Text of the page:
Many of us are, unfortunately, allergic to the word
“meditation.” Perhaps you have tried it and didn’t get
anywhere, or possibly you aren’t attracted to the peripherals that
may accompany it. A large part of the problem, as I see it, is that meditation
often is incorrectly explained. We are led to expect unrealistic results,
and we become discouraged when we do not get them.
Meditation, to me, means sitting and doing nothing.
It is not another form of activity but inactivity. I am not referring primarily
to physical activity but mental activity. Usually we think we need to do
something with our minds in order to meditate. We become preoccupied with
doing and again ensnare ourselves in thought. If you can just flop down
into your favorite chair, stop all activity of the mind, and let yourself
drift into your feelings, you are meditating. However, we are so bound to
the mind, its activity, and its self-rejection, that we have lost the capacity
to drift or to even have an appreciation for the state.
The need for meditation comes about because we are
incessantly active in our minds: doing, striving, asking, planning, thinking,
seeking, evaluating, worrying, perhaps even praying. The mind simply needs
some time off. Cultivating this capacity is an essential part of inner growth.
When you enter the state of nondoing, you allow the mind time to recharge
and to cleanse, both of which are essential for optimal inner health. If
you develop this state and enter it regularly, it will easily become your
favorite part of the day. If you don’t practice meditation, the sole
alternative for cleansing is the projection mechanism, which results in
a distorted perception of the world.
Use a focus point
Remembering that meditation means doing nothing –
stopping mind activity – will help you to enter the state. Sometimes,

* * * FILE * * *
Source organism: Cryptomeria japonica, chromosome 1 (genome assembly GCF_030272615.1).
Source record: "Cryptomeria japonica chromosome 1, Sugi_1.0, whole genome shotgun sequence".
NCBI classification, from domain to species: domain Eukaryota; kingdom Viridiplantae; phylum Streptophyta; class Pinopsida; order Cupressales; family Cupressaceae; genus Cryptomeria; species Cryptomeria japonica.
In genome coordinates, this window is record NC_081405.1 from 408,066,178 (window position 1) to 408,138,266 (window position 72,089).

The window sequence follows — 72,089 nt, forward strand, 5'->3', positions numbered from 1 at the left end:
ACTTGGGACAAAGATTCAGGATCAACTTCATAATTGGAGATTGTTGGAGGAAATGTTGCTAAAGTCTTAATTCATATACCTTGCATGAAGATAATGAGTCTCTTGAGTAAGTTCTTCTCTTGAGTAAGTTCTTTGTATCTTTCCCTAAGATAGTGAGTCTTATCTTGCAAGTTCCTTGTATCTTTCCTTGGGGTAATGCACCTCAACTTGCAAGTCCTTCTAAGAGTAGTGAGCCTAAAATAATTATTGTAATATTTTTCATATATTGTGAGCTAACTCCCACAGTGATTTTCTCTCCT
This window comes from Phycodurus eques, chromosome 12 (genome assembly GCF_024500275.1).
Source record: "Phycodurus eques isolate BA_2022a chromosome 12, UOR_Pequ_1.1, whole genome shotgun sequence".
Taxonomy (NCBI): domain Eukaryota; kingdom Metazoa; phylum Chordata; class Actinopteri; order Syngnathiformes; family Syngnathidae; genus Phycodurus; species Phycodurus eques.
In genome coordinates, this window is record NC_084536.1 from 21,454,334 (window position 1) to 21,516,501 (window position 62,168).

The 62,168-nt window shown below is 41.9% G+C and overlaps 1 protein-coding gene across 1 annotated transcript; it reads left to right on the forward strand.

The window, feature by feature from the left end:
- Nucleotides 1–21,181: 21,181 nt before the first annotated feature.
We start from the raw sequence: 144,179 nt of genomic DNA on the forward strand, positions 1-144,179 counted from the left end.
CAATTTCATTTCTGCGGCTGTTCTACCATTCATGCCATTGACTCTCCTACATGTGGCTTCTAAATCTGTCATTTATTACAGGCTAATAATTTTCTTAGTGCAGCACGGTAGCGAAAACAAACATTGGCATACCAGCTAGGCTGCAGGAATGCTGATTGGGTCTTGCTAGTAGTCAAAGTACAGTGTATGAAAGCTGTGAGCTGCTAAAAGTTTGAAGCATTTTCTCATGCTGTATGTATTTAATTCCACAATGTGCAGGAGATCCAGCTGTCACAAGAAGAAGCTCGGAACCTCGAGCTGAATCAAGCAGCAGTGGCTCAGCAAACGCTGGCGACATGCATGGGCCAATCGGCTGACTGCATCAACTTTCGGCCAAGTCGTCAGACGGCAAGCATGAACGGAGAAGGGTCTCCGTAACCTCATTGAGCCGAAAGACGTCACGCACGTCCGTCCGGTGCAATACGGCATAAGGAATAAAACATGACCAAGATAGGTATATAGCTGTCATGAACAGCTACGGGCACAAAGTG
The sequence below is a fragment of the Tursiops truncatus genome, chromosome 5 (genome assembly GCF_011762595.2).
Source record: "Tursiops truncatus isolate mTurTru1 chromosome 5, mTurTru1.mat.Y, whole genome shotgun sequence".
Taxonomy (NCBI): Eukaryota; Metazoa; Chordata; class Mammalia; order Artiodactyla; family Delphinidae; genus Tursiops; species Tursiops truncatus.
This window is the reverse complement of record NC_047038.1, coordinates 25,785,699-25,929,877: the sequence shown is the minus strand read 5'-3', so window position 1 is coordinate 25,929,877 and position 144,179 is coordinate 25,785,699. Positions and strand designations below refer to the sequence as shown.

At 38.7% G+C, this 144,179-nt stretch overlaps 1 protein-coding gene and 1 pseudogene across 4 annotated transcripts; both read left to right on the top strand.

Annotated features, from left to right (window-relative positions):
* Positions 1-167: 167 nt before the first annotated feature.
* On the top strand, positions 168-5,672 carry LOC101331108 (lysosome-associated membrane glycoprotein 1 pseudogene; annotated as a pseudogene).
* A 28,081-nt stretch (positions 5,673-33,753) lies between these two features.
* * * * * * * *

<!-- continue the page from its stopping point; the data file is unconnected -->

however, a focus point may be useful to help stop mind activity. You may
watch the breath, or mentally repeat the word “om” or any another
word, or inwardly watch a visual symbol. The focus point is not a requirement
of meditation and need not be used all the time; it is only a tool to train
the mind. Focus your attention on the point you have chosen as you sit to
meditate. Soon, the mind will begin to drift to other thoughts. Keep gently
bringing yourself back to your focus point.
The focus point is not to have any content. If you
are watching the breath, make sure you do not alter the breath; only observe
it in its completely natural form. If you use a word, take care that you
do not focus on what the word represents, such as “love” or
“peace.” Doing so amounts to attempting to condition the mind
and feelings according to a dualistic concept instead of allowing them to
be revealed as they are, which is the basis of processing. It is better
to use a word that has no intellectual meaning, that is simply an abstract
sound on which you focus. Similarly, any visual symbol should not have emotional
content or meaning at this stage of the meditation. Later you may bring
emotionally charged symbols before you in order to bring up certain feelings.
In this initial stage, we are setting up conditions for entering alpha and
allowing nondirective emptying of the subconscious.